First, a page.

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RSA Conference 2020: 5 key takeaways for security teams

Rob Lemos Writer and analyst

At this year's RSA Security Conference, product managers continued to tout machine learning (ML) and artificial intelligence (AI) as technologies that could detect compromises, find vulnerabilities, and respond to attacks.

For the most part, however, security professionals are taking a more critical stance on vendors' claims about the technology. Clint Gibler, research director at NCC Group, an information assurance firm, sees potential in AI and ML—for better detection of code issues and potential attacks—but has not seen a good implementation in the field yet.

"It is a promising area, and has broad application to many domains, and in the future, it has massive implications, but I don't see anyone doing it well yet."
Clint Gibler

The RSA Security Conference continues to deal with a fundamental truth in the world of information and software security: There are still far more problems than effective solutions. Against the backdrop of worries over the spread of the latest coronavirus, COVID-19, the perennial analogies of computer security to public health brought a bit more attention.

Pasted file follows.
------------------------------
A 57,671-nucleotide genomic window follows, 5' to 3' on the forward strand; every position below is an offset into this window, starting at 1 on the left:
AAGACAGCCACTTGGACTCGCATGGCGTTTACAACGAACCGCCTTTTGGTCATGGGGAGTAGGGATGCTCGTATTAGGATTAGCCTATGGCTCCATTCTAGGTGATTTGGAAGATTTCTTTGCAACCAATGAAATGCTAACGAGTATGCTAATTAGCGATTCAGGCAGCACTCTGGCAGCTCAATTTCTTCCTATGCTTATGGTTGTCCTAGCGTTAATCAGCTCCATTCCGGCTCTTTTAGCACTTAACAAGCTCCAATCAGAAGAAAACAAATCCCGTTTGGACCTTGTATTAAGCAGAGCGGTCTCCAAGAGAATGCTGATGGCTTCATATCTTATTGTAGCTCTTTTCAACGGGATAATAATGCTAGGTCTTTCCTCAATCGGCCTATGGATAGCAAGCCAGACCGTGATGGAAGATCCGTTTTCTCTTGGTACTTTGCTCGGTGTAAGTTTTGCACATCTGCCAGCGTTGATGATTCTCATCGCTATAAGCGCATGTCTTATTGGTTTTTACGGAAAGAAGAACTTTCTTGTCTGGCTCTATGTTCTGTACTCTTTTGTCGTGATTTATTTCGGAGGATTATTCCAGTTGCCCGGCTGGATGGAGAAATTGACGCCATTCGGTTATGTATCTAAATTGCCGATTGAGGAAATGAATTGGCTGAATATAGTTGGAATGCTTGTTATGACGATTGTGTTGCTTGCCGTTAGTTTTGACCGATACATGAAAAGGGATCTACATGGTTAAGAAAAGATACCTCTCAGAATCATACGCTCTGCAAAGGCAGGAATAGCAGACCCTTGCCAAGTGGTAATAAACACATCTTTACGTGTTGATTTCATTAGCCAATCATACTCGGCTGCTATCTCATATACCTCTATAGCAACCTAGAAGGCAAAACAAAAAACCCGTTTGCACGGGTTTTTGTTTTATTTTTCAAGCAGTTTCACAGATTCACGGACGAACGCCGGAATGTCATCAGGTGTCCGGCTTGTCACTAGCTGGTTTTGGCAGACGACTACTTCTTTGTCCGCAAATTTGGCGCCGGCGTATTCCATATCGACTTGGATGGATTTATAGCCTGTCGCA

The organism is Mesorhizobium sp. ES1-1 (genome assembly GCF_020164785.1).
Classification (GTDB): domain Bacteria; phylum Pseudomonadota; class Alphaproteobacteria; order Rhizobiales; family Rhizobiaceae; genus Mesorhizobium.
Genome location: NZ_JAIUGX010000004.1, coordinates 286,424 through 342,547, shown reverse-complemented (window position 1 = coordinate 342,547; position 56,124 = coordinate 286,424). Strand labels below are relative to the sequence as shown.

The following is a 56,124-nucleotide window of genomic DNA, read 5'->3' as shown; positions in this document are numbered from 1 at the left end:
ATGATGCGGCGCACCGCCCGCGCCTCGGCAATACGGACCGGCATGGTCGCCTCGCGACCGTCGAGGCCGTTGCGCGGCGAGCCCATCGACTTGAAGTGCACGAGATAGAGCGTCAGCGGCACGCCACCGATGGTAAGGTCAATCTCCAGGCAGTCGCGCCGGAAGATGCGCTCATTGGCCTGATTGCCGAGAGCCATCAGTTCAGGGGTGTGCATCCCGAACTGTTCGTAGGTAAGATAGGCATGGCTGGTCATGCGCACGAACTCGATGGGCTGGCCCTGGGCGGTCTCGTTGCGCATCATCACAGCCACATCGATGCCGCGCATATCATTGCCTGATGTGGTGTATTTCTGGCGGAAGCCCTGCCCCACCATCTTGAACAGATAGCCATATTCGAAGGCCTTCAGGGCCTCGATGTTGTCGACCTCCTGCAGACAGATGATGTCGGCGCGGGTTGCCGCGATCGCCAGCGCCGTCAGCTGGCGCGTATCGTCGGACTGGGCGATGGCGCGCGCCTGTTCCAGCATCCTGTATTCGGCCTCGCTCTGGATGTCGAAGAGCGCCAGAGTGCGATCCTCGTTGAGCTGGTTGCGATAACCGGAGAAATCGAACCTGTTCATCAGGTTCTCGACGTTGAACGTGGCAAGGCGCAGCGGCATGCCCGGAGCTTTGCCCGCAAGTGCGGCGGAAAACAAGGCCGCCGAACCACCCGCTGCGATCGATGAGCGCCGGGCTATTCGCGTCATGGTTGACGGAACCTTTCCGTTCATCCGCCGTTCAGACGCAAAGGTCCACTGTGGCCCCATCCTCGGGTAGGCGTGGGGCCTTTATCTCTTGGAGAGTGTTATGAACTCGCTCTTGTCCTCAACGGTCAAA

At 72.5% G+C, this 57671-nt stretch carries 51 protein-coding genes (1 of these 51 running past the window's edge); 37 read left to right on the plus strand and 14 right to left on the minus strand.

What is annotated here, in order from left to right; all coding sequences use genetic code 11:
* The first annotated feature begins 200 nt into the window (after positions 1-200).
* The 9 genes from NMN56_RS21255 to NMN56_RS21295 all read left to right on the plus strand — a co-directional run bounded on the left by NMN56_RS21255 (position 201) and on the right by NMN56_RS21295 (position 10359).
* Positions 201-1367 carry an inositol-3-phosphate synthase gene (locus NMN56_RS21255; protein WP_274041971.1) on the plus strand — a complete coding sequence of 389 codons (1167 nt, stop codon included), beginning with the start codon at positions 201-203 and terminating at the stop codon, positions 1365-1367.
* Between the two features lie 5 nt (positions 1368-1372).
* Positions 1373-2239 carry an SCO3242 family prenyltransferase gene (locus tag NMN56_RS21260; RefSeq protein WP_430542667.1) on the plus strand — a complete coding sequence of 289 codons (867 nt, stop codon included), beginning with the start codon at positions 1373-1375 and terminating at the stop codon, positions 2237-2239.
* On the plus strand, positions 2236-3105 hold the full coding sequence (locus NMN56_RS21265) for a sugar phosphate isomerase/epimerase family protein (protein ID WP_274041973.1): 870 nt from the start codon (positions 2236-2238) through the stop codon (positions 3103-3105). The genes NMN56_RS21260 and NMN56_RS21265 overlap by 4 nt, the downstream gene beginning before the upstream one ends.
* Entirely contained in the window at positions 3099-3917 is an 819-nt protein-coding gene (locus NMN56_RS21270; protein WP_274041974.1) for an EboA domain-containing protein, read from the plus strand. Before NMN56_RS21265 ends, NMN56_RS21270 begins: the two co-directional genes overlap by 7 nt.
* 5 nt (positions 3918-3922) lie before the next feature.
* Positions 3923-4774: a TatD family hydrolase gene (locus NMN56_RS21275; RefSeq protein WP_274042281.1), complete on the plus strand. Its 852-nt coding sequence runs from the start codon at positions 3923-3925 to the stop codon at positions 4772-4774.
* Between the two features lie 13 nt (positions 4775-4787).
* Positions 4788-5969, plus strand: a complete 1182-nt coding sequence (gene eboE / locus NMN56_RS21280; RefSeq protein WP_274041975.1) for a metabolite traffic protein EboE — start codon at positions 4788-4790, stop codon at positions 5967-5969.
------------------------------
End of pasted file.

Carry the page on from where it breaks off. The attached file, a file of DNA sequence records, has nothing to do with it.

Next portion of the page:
Information sharing? We need to do more. Fixing problems such as software vulnerabilities? We need to do it faster, said Steve Grobman, CTO at the cybersecurity firm McAfee.

"Data suggests we are not moving fast enough."
Steve Grobman

At this year's conference, the focus seemed to be on how to achieve that speed. Here are the top takeaways for your security team.

1. Move away from complexity

Simplicity should be a major focus for all facets of security, from development teams employing DevSecOps to security operations centers looking to find attackers in business's daily network traffic. Companies should move away from complex scanning technologies for software security, such as static application security testing (SAST) and dynamic application security testing (DAST), and toward simpler test-based checks that developers can run when they check in code, said NCC Group's Gibler.

Checking that the application is secure by default and using secure wrapper libraries should make it much harder for developers to write insecure code, he said, comparing such checks to the safety features on a car.